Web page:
Skin cancer symptoms: What does skin cancer look like?

Most of us have at least some moles - but how do you know when you should be worried about one? Use our picture guide to check your moles aren't showing signs of skin cancer

We're all aware of how important it is to protect our skin when the sun is strong - but would you know what to do if you spotted a change to your skin that is unusual, or sticks around?

Here, we look at skin cancer symptoms that everyone should be aware of, so you can keep an eye on your skin, and learn how to stay safe in the sun. There are two different types of skin cancer.

Non-melanoma skin cancer refers to a group of cancers that slowly develop in the upper layers of the skin. This is a more common kind of skin cancer and includes Basal Cell Carcinoma (or BCC) and Squamous cell carcinoma (or SCC).

A Melanoma can spread to other organs in the body, and can develop from abnormal moles. The most common sign of melanoma is the appearance of a new mole or a change in an existing mole, but not all melanomas develop from moles so it's important to tell your doctor about any unusual or lasting changes to your skin.

About 131,772 people are diagnosed with non-melanoma skin cancer every year in the UK. About 15, 419 people are diagnosed with melanoma skin cancer in the UK each year. The risk increases with age, it's important to go to the doctor if you notice a change to your skin or a mole that's unusual, or that lasts for a while. Knowing what's normal for you will help you to spot changes.

What does skin cancer look like?

Here's our A-D guide to melanomas with a picture of what to look out for. They may not make for pretty viewing, but it's really important you know what you're looking for...

A: Asymmetry

The shape of a melanoma is often uneven and asymmetrical, unlike a mole that is usually round and even.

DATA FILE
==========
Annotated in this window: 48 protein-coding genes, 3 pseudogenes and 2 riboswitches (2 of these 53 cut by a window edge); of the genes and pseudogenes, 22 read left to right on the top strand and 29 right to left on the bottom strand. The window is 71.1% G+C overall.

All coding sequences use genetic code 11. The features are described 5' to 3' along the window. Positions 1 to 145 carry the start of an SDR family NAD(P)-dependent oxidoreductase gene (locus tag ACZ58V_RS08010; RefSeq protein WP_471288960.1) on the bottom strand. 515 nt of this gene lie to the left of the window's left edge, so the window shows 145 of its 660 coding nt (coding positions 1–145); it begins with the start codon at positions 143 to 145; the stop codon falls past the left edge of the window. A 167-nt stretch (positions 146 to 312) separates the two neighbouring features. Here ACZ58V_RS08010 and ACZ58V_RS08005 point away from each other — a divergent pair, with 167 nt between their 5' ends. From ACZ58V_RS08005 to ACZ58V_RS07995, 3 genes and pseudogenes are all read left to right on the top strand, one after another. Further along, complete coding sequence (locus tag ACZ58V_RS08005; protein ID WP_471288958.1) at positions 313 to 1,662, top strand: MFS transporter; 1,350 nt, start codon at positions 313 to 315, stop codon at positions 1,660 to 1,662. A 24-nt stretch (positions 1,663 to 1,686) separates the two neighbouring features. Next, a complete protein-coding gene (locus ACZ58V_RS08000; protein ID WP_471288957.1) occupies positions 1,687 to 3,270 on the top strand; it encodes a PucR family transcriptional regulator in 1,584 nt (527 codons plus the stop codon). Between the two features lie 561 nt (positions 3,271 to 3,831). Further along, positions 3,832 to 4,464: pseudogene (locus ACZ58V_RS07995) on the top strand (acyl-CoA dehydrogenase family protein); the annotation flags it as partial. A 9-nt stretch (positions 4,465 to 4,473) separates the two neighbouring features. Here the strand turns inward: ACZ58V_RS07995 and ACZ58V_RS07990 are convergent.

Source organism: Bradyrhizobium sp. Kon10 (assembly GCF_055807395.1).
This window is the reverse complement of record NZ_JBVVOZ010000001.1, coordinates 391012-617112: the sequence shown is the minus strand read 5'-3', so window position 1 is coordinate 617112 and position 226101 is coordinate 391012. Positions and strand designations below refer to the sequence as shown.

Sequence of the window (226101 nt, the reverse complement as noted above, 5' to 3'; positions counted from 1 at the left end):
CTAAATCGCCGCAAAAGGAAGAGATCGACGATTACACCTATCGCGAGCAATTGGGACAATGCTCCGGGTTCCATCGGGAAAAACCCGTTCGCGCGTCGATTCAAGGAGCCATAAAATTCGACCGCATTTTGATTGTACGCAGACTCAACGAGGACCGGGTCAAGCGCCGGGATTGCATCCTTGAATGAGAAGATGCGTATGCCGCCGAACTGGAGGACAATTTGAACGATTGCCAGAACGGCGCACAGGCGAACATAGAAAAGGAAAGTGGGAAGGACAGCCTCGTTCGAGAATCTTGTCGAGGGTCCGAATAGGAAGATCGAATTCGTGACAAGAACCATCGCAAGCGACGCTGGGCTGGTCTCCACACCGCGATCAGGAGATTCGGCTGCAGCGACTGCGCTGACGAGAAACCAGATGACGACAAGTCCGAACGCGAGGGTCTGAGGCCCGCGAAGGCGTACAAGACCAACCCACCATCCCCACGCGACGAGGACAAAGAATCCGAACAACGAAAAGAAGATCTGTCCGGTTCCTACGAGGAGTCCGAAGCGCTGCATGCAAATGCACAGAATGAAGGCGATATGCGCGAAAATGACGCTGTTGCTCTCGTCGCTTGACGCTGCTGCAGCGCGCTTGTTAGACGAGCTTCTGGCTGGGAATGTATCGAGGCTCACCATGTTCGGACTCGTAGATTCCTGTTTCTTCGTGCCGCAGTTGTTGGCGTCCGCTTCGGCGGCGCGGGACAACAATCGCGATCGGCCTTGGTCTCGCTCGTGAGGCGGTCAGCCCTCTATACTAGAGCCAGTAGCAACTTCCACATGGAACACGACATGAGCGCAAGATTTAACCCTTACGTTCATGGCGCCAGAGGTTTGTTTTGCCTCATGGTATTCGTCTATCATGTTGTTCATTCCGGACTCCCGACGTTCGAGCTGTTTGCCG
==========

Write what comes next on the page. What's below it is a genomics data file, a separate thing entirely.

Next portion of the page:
B: Border

The border or edges of a melanoma are often ragged, notched or blurred.

C: Colour

The colour (pigmentation) of a melanoma is often not uniform. So there may be 2-3 shades of brown or black. A mole usually has one uniform colour.

D: Diameter

The size of a melanoma is usually larger than a normal mole, and it continues to grow.

And remember that skin cancer doesn't always look like a mole. Tell your doctor about any unusual or lasting changes to a freckle, mole or normal patch of skin. Some of the possible symptoms include:

  • A spot or sore that doesn't heal
  • A spot or sore that itches, hurts, is scabbed or crusty, or bleeds
  • Areas where the skin has broken down and doesn't heal
  • A lump, that might be small, slow growing, shiny and pink or red

Moles can be pretty odd-looking things, and it isn't always easy to spot skin cancers - so it's safer to go to the doctor about any skin changes that are unusual for you or persist, It probably won't be melanoma skin cancer, but if it is,spotting it early means that treatment is more likely to be successful.

For more information about skin cancer go to the Cancer Research UK website. (opens in new tab)

What are moles?

A mole is a collection of 'pigment' cells under the skin. Pigment cells are what give our skin its colour, which is why a collection of them will appear darker. Most moles develop after birth and throughout our childhood and 20s. They can appear for no reason or after being out in the sun.

Survival for people with melanoma skin cancer is relatively high, with almost 90% of adults surviving the disease for at least ten years after diagnosis in the UK. Like other cancer types, spotting melanoma skin cancer early is important, as treatment is more likely to be successful at an earlier stage.

How do I keep my skin safe?

Getting sunburn just once every two years can triple the risk of melanoma skin cancer.

Spend time in the shade when the sun is strong (opens in new tab) (between 11am and 3pm in the UK) and cover up with clothing (like long sleeved t-shirts, wide brimmed hats and sunglasses) to help to protect your skin.

As a last line of defence, use plenty of sunscreen (at least SPF 15 and 4 stars) on the parts of your skin that aren't covered, and reapply it often.

Sarah Finley
Freelance wrtier

 Sarah is a freelance journalist, writing for various women's magazines and national online consumer titles including the BBC and The Daily Mail, for over 10 years. Sarah has interviewed CEO's, real-life case studies and celebrities. Writing on everything from travel to fitness, and business to beauty - some of her features have been read by millions of people - in just one day.